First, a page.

A ring designed by a student to raise awareness of the refugee crisis has won first prize in a European design competition. Designer Liberty Lin, a student on BA 3D Design, which is now called BA Product and Furniture Design at Chelsea College of Arts, designed the piece early this year inspired by the powerful images of refugees she saw in the media.
“My personal interests in political issues and jewellery design were the initial motivation of making the refugee ring” she said. “I have always been interested in the Syrian refugee issue and have a great sympathy for those people. For me, the most symbolic image of their struggle was one of people traveling over sea, so I chose this to transform into a piece of jewellery with the aim of raising awareness of the issue of immigration.”
Working with the casting process, Liberty chose pewter as the material for the ring due to its low melting point and shiny surface. Describing the process, Liberty explained: “hot rubber liquid was poured into a hollow tube with an aluminum ring sample inside to create the mold. I melted pewter into liquid which I then poured into the mold. Once this solidified, I removed the ring from the mold and that was the finished piece.”
After the ring was made, Liberty’s tutors recommend that she submit the piece to Pewter Live, an annual design competition run by the Worshipful Company of Pewterers, a 600-year-old traditional guild which promotes the design and sale of traditional and contemporary pewter products in the UK.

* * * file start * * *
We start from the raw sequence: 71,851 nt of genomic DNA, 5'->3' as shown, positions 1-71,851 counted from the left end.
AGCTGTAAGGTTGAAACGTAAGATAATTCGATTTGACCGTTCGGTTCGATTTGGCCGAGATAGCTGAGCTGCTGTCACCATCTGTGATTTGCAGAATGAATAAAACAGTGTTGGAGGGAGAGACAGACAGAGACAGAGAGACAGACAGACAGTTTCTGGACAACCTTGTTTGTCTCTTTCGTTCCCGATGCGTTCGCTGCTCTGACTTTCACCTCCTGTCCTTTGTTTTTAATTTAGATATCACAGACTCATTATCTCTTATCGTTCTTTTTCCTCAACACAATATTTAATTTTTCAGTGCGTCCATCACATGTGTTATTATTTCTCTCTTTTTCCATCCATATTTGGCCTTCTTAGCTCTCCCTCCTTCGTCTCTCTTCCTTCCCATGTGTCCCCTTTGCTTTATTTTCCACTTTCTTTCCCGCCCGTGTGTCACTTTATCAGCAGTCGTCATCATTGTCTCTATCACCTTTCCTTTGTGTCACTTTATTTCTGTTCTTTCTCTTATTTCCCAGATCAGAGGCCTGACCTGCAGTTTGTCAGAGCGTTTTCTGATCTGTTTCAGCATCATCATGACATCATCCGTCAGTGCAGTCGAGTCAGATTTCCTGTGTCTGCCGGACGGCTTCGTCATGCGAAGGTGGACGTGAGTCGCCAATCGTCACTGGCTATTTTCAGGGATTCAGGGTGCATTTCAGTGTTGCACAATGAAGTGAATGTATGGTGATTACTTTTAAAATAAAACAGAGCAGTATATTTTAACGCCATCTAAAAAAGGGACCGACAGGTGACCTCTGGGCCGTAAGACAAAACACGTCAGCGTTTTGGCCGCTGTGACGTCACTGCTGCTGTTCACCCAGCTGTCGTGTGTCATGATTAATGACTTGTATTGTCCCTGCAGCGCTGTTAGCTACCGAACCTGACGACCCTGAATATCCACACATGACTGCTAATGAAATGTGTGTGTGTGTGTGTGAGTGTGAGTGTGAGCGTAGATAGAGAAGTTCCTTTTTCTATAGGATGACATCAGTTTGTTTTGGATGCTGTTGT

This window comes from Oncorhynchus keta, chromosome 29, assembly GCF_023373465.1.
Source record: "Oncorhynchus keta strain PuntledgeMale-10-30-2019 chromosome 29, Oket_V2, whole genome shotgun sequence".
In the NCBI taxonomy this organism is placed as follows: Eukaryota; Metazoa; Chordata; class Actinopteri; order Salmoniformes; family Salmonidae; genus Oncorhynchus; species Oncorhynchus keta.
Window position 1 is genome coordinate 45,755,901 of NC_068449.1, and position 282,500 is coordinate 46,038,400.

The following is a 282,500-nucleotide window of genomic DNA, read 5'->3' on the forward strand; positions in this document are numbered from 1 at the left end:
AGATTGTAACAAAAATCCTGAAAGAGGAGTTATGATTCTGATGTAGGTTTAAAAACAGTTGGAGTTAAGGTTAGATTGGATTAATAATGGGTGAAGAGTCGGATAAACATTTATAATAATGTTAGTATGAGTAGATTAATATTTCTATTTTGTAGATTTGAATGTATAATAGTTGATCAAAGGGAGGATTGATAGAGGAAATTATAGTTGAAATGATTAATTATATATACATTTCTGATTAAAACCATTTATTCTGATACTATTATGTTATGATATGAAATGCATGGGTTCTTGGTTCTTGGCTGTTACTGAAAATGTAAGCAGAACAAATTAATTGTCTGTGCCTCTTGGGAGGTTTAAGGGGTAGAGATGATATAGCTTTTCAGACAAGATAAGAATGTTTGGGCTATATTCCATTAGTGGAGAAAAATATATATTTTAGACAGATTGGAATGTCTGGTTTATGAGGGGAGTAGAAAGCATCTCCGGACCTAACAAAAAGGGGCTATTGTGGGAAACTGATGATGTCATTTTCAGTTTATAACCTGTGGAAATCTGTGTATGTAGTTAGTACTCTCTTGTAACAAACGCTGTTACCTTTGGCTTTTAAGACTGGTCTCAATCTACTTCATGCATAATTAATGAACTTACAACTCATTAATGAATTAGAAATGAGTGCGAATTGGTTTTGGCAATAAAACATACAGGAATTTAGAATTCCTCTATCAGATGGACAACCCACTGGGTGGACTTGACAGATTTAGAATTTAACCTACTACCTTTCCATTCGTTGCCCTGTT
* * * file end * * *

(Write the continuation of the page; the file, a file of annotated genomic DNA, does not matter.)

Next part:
It comprises of two separate competitions with one category specially for students. “There were various categories to enter including one for jewellery and fashion, and the refugee ring fit in perfectly with this year’s competition theme of peace.”
Jason Cleverly, Course Leader, BA Product and Furniture Design, encouraged Liberty to submit her work: “The annual Pewter Live student competition is a fantastic opportunity to connect Design students with the Worshipful Company of Pewterers, one of the oldest livery companies in the City of London. The competition aims to enhance the recognition of pewter as an attractive, versatile and useful material by inviting new emerging makers to reconsider and rethink its application.
“Liberty developed her piece as response to growing concerns around the treatment and plight of migrant refugees. Through her practice Liberty is interested in how jewellery can convey a range of political opinions and present these for reflection in audiences. It really heartening that The Pewterers company clearly acknowledged Liberty’s unconventional approach and intention by recognising her through the award.”
Liberty received £300 and first prize in her caterogy for her piece.
The Worshipful Company of Pewterers’ Laila Zollinger, one of the judges for the awards this year, commended that Liberty’s ring made quite an impression on her. “Our theme for 2019 was PEACE, and the interpretation of this was left entirely to the artist’s creativity and imagination. However, 2019 marked the 100th anniversary of the signing of the Treaty of Versailles, which was the official end of the First World War.
“Therefore, the ring for me represented the futility of war and its repercussions - causing thousands to become refugees and risk their lives again in the search for peace. In addition, the craftsmanship was first class - to produce such a poignant piece in such fine detail takes a lot of hard work, thought and dedication.”
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